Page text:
Tiny Engines of Abundance
A History of Peasant Productivity and Repression
This book provides a historical and comparative perspective of peasant productivity using case studies portraying the extraordinary efficiency with which English cottagers, Jamaican ex-slaves, Guatemalan Mayan campesinos, Nigerian hill farmers and Kerala hut dwellers obtained bountiful and diversified harvests from small parcels of land, provisioning for their families and often local markets. These stories provide us with pictures of carefully limited needs, of sustainable livelihoods and of resilient self-reliance attacked relentlessly and mercilessly in the name of capital, progress, development, modernity and/or the state. For two hundred years we have been told that the hundreds of thousands, or millions, or billions of hungry mouths require that peasants be dispossessed to allow more industrious farmers to feed them. This book helps make it clear how wrong we have been. Handy's approach is original, and the book will engage people interested in the history of the peasantry, rural development, and the quest for food sovereignty.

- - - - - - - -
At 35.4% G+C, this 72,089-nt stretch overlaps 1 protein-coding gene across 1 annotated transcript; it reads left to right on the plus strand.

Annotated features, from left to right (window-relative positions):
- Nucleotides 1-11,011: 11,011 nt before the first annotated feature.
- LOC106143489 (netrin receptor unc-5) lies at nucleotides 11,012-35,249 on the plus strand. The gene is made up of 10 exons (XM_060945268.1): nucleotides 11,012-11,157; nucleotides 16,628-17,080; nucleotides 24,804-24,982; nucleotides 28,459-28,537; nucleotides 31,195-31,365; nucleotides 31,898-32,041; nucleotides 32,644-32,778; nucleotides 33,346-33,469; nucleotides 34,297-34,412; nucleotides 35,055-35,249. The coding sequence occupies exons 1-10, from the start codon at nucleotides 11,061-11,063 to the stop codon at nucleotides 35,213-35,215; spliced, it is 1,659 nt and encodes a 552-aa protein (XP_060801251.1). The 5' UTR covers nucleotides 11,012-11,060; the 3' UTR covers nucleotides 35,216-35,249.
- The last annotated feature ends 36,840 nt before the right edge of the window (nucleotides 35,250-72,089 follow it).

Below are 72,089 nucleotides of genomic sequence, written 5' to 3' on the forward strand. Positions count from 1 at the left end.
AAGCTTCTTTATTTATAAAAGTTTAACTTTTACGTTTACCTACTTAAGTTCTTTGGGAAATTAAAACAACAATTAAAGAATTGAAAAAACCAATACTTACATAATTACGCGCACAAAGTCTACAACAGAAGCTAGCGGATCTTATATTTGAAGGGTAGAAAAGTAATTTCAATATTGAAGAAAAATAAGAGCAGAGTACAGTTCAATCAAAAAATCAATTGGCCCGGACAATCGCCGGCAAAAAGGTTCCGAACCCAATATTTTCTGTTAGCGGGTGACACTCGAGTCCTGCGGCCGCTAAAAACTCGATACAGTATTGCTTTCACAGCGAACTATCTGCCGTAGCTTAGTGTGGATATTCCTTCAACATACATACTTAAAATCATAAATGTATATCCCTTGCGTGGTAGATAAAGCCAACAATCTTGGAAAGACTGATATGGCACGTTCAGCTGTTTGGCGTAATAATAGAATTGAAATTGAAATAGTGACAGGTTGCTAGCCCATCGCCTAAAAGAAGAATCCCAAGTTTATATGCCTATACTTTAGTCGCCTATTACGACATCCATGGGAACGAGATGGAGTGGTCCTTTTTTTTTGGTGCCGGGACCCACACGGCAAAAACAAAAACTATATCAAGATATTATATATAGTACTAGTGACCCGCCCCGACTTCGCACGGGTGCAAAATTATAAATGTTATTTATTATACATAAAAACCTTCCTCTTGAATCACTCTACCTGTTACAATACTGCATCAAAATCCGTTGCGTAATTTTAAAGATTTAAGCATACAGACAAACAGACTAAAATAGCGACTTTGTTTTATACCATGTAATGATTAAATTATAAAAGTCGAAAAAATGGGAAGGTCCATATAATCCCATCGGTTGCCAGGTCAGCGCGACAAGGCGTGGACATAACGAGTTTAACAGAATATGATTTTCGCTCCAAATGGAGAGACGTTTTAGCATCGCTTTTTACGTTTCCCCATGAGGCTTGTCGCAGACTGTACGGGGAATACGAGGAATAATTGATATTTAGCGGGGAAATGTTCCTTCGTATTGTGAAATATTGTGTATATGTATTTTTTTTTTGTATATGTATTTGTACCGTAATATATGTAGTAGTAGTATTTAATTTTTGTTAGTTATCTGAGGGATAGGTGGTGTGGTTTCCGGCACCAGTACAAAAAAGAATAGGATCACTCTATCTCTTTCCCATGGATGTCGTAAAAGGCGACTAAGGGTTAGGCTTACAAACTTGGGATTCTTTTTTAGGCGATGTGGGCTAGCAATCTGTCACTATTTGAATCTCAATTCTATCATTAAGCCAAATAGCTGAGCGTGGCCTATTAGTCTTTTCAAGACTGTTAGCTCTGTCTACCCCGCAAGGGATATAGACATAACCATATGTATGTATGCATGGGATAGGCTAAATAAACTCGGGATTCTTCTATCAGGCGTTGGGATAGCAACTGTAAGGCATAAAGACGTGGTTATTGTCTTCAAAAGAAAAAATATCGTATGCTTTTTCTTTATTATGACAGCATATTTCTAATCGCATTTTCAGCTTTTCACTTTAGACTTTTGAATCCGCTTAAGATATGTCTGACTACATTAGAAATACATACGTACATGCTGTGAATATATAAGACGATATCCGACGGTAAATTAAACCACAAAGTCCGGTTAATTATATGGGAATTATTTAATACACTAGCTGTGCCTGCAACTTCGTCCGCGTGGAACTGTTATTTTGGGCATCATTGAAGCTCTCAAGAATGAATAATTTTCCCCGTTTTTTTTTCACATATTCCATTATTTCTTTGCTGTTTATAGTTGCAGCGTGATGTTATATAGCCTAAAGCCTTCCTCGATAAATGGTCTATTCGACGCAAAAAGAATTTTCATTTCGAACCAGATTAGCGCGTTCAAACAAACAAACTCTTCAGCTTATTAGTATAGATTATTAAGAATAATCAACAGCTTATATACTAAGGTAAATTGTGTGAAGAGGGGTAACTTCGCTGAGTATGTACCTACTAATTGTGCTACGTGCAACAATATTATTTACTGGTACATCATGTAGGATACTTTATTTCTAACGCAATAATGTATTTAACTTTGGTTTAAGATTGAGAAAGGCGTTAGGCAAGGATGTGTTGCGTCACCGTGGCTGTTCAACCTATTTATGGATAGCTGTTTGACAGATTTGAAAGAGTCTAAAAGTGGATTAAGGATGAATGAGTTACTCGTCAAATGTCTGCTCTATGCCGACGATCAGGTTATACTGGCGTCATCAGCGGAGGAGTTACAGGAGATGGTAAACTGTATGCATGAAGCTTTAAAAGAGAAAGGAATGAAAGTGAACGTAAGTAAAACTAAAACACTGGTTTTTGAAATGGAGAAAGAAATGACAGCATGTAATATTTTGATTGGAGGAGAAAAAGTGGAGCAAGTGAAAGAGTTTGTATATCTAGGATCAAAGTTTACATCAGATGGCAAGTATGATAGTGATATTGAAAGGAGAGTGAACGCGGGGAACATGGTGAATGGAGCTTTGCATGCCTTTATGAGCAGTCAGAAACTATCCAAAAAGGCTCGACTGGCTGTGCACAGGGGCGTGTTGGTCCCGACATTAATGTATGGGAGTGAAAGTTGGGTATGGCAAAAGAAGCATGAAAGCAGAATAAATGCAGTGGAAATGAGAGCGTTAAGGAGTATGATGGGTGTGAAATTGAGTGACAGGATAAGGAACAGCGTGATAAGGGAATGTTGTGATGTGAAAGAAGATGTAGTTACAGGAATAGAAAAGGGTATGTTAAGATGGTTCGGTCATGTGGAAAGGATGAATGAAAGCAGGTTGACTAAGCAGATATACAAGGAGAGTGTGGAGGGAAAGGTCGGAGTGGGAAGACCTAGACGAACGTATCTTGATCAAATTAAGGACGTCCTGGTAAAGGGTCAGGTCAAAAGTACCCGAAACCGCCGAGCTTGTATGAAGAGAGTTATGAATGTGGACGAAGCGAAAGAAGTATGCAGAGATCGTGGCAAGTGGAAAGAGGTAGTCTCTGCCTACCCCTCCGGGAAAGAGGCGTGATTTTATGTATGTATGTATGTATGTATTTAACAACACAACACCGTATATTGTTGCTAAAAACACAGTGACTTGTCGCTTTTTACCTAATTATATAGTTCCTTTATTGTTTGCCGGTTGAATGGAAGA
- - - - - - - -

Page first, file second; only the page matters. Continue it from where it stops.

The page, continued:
About this Author
Jim Handy is a professor of history at the University of Saskatchewan. He has written extensively on Guatemalan history and more generally on peasant economies, agrarian reform and political economy. He has been president of the Canadian Association for Latin American and Caribbean Studies, which awarded him a Distinguished Fellow recognition in 2015, particularly for his contribution to graduate student training. He has received numerous teaching awards and the J.W. George Ivany Internationalization Award by the University of Saskatchewan.
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